Evolving Resilient Back-Propagation Algorithm for Energy Efficiency Problem

MATEC Web of Conferences, Jan 2016

Energy efficiency is one of our most economical sources of new energy. When it comes to efficient building design, the computation of the heating load (HL) and cooling load (CL) is required to determine the specifications of the heating and cooling equipment. The objective of this paper is to model heating load and cooling load buildings using neural networks in order to predict HL load and CL load. Rprop with genetic algorithm was proposed to increase the global convergence capability of Rprop by modifying a corresponding weight. Comparison results show that Rprop with GA can successfully improve the global convergence capability of Rprop and achieve lower MSE than other perceptron training algorithms, such as Back-Propagation or original Rprop. In addition, the trained network has better generalization ability and stabilization performance.

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Evolving Resilient Back-Propagation Algorithm for Energy Efficiency Problem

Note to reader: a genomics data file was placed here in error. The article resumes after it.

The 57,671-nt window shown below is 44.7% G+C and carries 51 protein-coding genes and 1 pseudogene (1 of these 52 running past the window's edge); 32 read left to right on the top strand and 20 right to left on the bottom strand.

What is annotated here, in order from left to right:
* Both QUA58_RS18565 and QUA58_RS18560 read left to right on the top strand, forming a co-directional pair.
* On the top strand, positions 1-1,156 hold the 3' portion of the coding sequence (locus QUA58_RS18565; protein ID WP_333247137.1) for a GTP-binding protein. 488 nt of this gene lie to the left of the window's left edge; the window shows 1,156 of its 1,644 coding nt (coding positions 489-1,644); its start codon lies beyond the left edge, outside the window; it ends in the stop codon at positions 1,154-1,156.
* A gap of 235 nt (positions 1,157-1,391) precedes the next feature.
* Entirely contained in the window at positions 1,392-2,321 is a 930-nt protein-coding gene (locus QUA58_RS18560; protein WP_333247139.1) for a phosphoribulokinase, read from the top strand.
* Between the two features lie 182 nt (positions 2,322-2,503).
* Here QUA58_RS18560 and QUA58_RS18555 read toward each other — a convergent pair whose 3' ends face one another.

MATEC Web of Conferences Evolving Resilient Back-Propagation Algorithm for Energy Efficiency Problem Yang Fei 0 Gao Pengdong 0 Lu Yongquan 0 0 High Performance Computing Center, Communication University of China , Beijing , China Energy efficiency is one of our most economical sources of new energy. When it comes to efficient building design, the computation of the heating load (HL) and cooling load (CL) is required to determine the specifications of the heating and cooling equipment. The objective of this paper is to model heating load and cooling load buildings using neural networks in order to predict HL load and CL load. Rprop with genetic algorithm was proposed to increase the global convergence capability of Rprop by modifying a corresponding weight. Comparison results show that Rprop with GA can successfully improve the global convergence capability of Rprop and achieve lower MSE than other perceptron training algorithms, such as Back-Propagation or original Rprop. In addition, the trained network has better generalization ability and stabilization performance. 1 Introduction Artificial intelligence techniques have emerged as powerful tools that could be used to replace timeconsuming procedures. In the last decade, research into ANNs has shown explosive growth, the interest showed to them is mainly due to their ability resides in appealing properties they exhibit: adaptability, learning capability, and ability to generalize [ 1 ]. ANNs were developed initially to model biological functions, they learn from experience and rapidly solve hard computational problems. With the spread of computers, later research was directed at exploring the possibilities of using and improving them for performing specific tasks. Nowadays, ANNs are receiving a lot of attention from the international research community with a large number of studies concerning training, structure design, and real world applications, ranging from classification to robot control or vision [ 2 ]-[ 4 ]. The neural network training task is a capital process in supervised learning, in which a pattern set made up of pairs of inputs plus expected outputs, is known beforehand, and used to compute the set of weights that makes the ANN to learn it. Back-propagation (BP) [ 5 ] is the most popular ANN training algorithm. It is a gradient descent method that aims at minimizing the total root mean squared error (RMSE) between actual and desired outputs of a network by employing gradient information. BP imposes limitations on a type of the ANN activation function. It requires the activation function to be differentiable. Although BP has been successfully applied to various problems, it has a number of drawbacks due to its gradient descent nature. Among shortcomings of BP are slow learning process, tendency to get trapped in local minimum easily, and difficulties in training large ANNs, i.e., ANNs with large number of layers and neurons [ 6 ]. Resilient back-propagation (Rprop) is considered the best algorithm, measured in terms of convergence speed, accuracy and robustness with respect to training parameters [ 7 ]. Unlike BP algorithm, Rprop do not need to calculate derivatives of the error function, it use only the sign of the derivative to determine the direction of the weight update and thus, can work with non-differentiable or even non-continuous functions. Comparing to the traditional BP algorithm, the Rprop algorithm offers faster convergence and is usually more capable of escaping from local minima [ 8 ]. However, the efficiency and efficacy of both BP and Rprop algorithm depend significantly on initial weights which are initialized to small random values in the same interval. The Genetic algorithm (GA), one of the evolutionary algorithms, is a heuristic stochastic search algorithm [ 9 ]. Due to the good global searching ability and can learn the near-optimum solution without the gradient information of error functions, More attention has been attracted on combination of evolutionary algorithms and artificial neural networks. In recent years, GA has been applied to complex problems and a lot of valuable conclusions have been obtained [ 10 ]-[ 12 ]. In this paper, we combine GA and Rprop, with more “global” information like the magnitude of the network batch error, in order to improve the learning speed. That is, to optimize the connection weights of the neural networks with GA, so as to overcome the disadvantage of getting stuck in local minimum easily. First we describe theory basis of Neural Network. Then GA and Rprop algorithm is introduced, respectively. Furthermore, the hybrid algorithm GARP is proposed to perform analysis for energy efficiency problem. Finally, our results are discussed and conclusions are drawn. 2 Artificial neural networks Artificial Neural Networks (ANNs) was first described by Warren McCulloch and Walter Pitts [ 13 ], is a mathematical model that consists of a set of interconnected processing elements, called neurons or nodes. ANNs were inspired by biological nervous systems, which propagate information through many nerve cells connected to each other with nerve fibres. Analogously to natural nervous systems, neurons in ANNs are connected to each other into a processing network, where each neuron receives, modifies and transfers signals. Fig. 1 shows a typical model of an artificial neuron. The links between neurons are called connections. Each connection has a corresponding value, called a connection weight, which is used to modify an incoming signal. The outgoing signal of each neuron is calculated by means of the activation function (also referred to as the transfer function) expressed by the following equation yi fi ( n where yi is the output of a neuron i, xj is the jth input signal to a neuron i, wij is the connection weight between neurons i and j, θi is an internal threshold value of a neuron i, i.e., value, which weighted sum of incoming signals needs to achieve to activate a neuron. Mathematically, the threshold value shows the position of the highest increment of the monotony increasing activation function. The function is usually chosen such that it adds nonlinearity in the work of a network, but does not change the result significantly. Most popular are S-shape (sigmoid) functions, such as logistic, hyperbolic tangent, Heaviside, etc. However, some linear functions, e.g. piecewise linear function, are also applicable to ANNs with non-gradient learning methods. As a first step, the architecture of the network has to be decided. In this work we will concentrate one simple model: the feedforward networks. The feedforward model comprises networks, in which the connections are strictly feedforward, i.e., no neuron receives input from a neuron to which the former sends its output, even indirectly. To be precise, we will consider the so-called multilayer perceptron (MLP), in which units are structured into ordered layers, and connections are allowed only between adjacent layers in an input-tooutput sense. Neurons in an ANN are located in layers, which are classified into input layer, hidden layer and output layer. In each neuron, we assign an activation function which will be triggered by weighted input signal. Neurons in one layer are connected, fully or partially, to the Neurons in the next layer. Feedback connections to previous layers are also possible. Fig. 2 shows a typical three layers MLP in which neurons are structured into ordered layers, and weighted connections are allowed only between adjacent layers units or neurons. The network contains two inputs, three hidden and one output neurons. For any MLP, after defining the number of layers and the number of units per layer, the last step in the design is to adjust the weights of the network, so that it produces the desired output when the corresponding input is presented. This process is known as training the ANNs or learning the network weights. The network training is iterative processes which adjust weights and threshold, to reduce the error of network at a minimum or stop at a preset training step. As initially stated, we will focus on the learning situation known as supervised training, in which a set of input/desired-output patterns is available. Thus, the ANN has to be trained to produce the desired output according to these examples. The input and output of the network are both real vectors in our case. Then give the input of samples and obtain the output results. The essence of a learning algorithm is the learning rule, which determines how connection weights are changed. 3 The hybrid algorithm 3.1 Genetic algorithm Genetic algorithms (GAs), developed by John Holland, represent the most popular type of evolutionary algorithms, a search technique used in computing to find exact or approximate solutions to optimization and search problems. GA was inspired by the adaptation and learning capabilities of nature species. Compared to other methods, GA is capable of exploring discontinued spaces of solutions with a minimum background knowledge and domain-based information. GA is directed random search techniques used to look for parameters that provide a good solution to a problem. Essentially they are nothing more than educated guessing. The “education” comes from knowing the suitability of previous candidate solutions and the “guessing” comes from combining the fitter attempts in order to evolve an improved solution. GAs apply all genetic operators follow the classical order: first, they will select individuals for reproduction, then produce new individuals by applying crossover and finally, modify offspring by means of the mutation operator. After these steps, offspring individuals are included in the new population. 3.2 The resilient propagation algorithm The Resilient Propagation algorithm (Rprop) is an improved adaptation of the batch backprop algorithm, and for numerous problems it converges very quickly. It uses only sign of the back-propagated gradient to change the bias/weights of the network, instead of the magnitude of the gradient itself. Therefore, the adaptation of the weight-step is not “blurred” by gradient behavior. Instead, each weight has an individual evolving update-value and the size of the weight change is determined by a separate update value. The purpose of the Rprop training algorithm is to eliminate these harmful effects of the magnitudes of the partial derivatives. Only the sign of the derivative can determine the direction of the weight update; the magnitude of the derivative has no effect on the weight update. The size of the weight change is determined by a separate update value. Rprop updates weight as follows. ij (t) ij (t 1), ij (t 1), ij (t 1), E if wij E if wij otherwise (t 1). (t 1). E wij E wij (t) 0 (t) 0 (2) Where 0 1 , and is empirically set to 1.2 and to 0.5, respectively. Rprop updates weight can be simply described as follows: Whenever the partial derivative of the error function E with respect to the corresponding weight wij changes its sign, it indicates that the value of last update was too big and the algorithm has jumped over a local minimum. The update-value is decreased by a factor. If the derivate retains its sign, the update-value is slightly increased by the factor in order to accelerate convergence in shallow regions. Once the update-value for each weight is adapted, the weight-update itself follows a very simple rule: if the derivative is positive (increasing error), the weight is decreased by its update-value, if the derivate is negative, the update-value is added to the weight. wij (t) ij (t), if ij (t), if 0, otherwise E wij E wij (t) 0 (t) 0 (3) There is one exception to the rule above. If the partial derivative changes sign, wij (t) wij (t 1), if (t 1) (t) 0 (4) E wij E wij In order to avoid a double punishment of the update value, there should be no adaption of the update value in the succeeding step. In general, this can be done by E setting (t 1) 0 in the ij (t) update-rule above. wij 3.3 GARP mechanism In this work, GA is used to find a good initial set of connection weights for ANN so that GA-aided Rprop (GARP) may find the global optimum even faster than Rprop only case. The evolution process starts with the generation of an initial population of individuals, where each individual represents a possible set of connection weights for a given ANN topology. After initialization, each individual is evaluated according to its worth regarding to the solving problem. Traditional GAs use binary stings to represent individuals and apply classical crossover and mutation operators. However, modern GAs tends to utilize real-valued representations, since it reduces the length of the genetic string, which is especially important for solving complex problems with many parameters. In this study, each individual (a set of weights for a given ANN) is encoded by concatenation of all connection weights of a network, whereby the connection weights to the same hidden/output node are put together. The role of the fitness function in EANNs plays the error function, i.e., MSE or RMSE; the fitness function is employed to evaluate the quality of the solution at each epoch. In this work, fitness function is calculated by the average of the error. In the prediction problem, the error is based on the mean squared error (MSE) or root mean squared error (RMSE) in the following formula. 2 MSE RMSE Fitness Where N is the total number of instances, yi yˆi are the actual value and the model output respectively. ICMMR 2016 Following that, typical steps of the classical EA are performed (see Fig. 3): first, individuals are selected for reproduction based on their fitness; then new individuals are formed by means of genetic operators; and finally, new population is created. The evolution process continues until some termination criteria are reached. A typical cycle of the evolution of connection weights is as follows: Generate a population of size k, where each individual represents a set of n connection weights; Evaluate fitness of each individual in the population according to the error between actual and desired outputs over the training data; Select parents for reproduction based on their fitness; Create offspring by applying genetic operators to the parents; Form the next generation of k offspring individuals. 4 Results and discussion The energy efficiency data set taken from UCI database was used for comparison [ 14 ]. The dataset comprises 768 samples and 9 features, aiming to predict two real valued responses. The dataset contains eight attributes and two responses list in Table 1. The aim is to use the eight features to predict each of the two responses: heating load (Y1) and cooling load (Y2) [ 15 ]. The building parameters used are: relative compactness (X1), surface area (X2), wall area (X3), roof area (X4), overall height (X5), orientation (X6), glazing area (X7), and glazing area distribution (X8). We will try to predict heating load and cooling load. To evaluate an ANN, training used 80% of the total patterns and the rest were used for forecasting out of samples using the trained network. We used an 8-7-2 MLP architecture of input-hidden-output units yielding a population vector of 79 members (weights). The weight value range is set to [ -10, 10 ]. The initial GA population is set to 50 and the weights and bias is generated randomly for each individual. The GA was executed for 10 generations on a population of 50 individuals. The activating function of the neurons is the sigmoid function. In order to evaluate performance of GARP, two other algorithm BP and Rprop are involved. We trace the MSE of the training and testing pattern set after performing 50 independent runs. Table 2 shows the training error and testing error that obtained with GARP algorithm and compares them to the BP and Rprop algorithm. Comparing results are plotted shown in Fig. 4. velocity of local search compared to BP and Rprop. The MSE of GARP algorithm is much smaller than that of BP and Rprop. The convergence analysis shows that it carries the characteristic and the advantages of them and without any side effect. In the simulation result, the global convergence capability is further improved compare with BP and the original Rprop, and the training error and testing error is 0.004349 and 0.023233 respectively. It also fixed the low convergence rate problem in Rprop with GA and some of them are even higher than Rprop with BP. Overall, it outperformed BP, Rprop in terms of convergence rate and global convergence capability. Fig. 5 and Fig. 6 plot the heating load and cooling load from ANN and testing data, respectively. It is shown that good agreement is achieved between GARP prediction and target. The trained GARP model can be able to perform prediction task well. Specifically, starting the evolution process with more generations, Rprop with GA strategy produced more compact networks with smaller testing errors. 5 Conclusions It is widely accepted that the Rprop algorithm is one of the best performing first order learning algorithms for multilayer neural networks. In this paper we introduced an efficient improvement of the Rprop algorithm that is based on genetic algorithm. Furthermore, in energy efficiency problem, the differences training error and testing error between Rprop with GA, BP and the original Rprop are statistics. Our results show that GARP algorithm gets lower MSE than the problem-specific algorithms (BP and Rprop). This will improve the convergence rate of the network and reduce the training failure, and the neural network’s generalization ability is better than the algorithms that only use BP or Rprop. As a result, evolving neural networks can lead to enhanced performance and make GARP look as a promising algorithm for neural network training. As a future work we plan to add new algorithms to the analysis, and to apply them to more instances. In addition, Rprop, a batch training algorithm, can be parallelized easily to improve the computing efficiency. Therefore, future work will also focus on accelerating the training speed through parallel technique. 1. J.H. 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Fei Yang, Pengdong Gao, Yongquan Lu. Evolving Resilient Back-Propagation Algorithm for Energy Efficiency Problem, MATEC Web of Conferences, 2016, DOI: 10.1051/matecconf/20167706016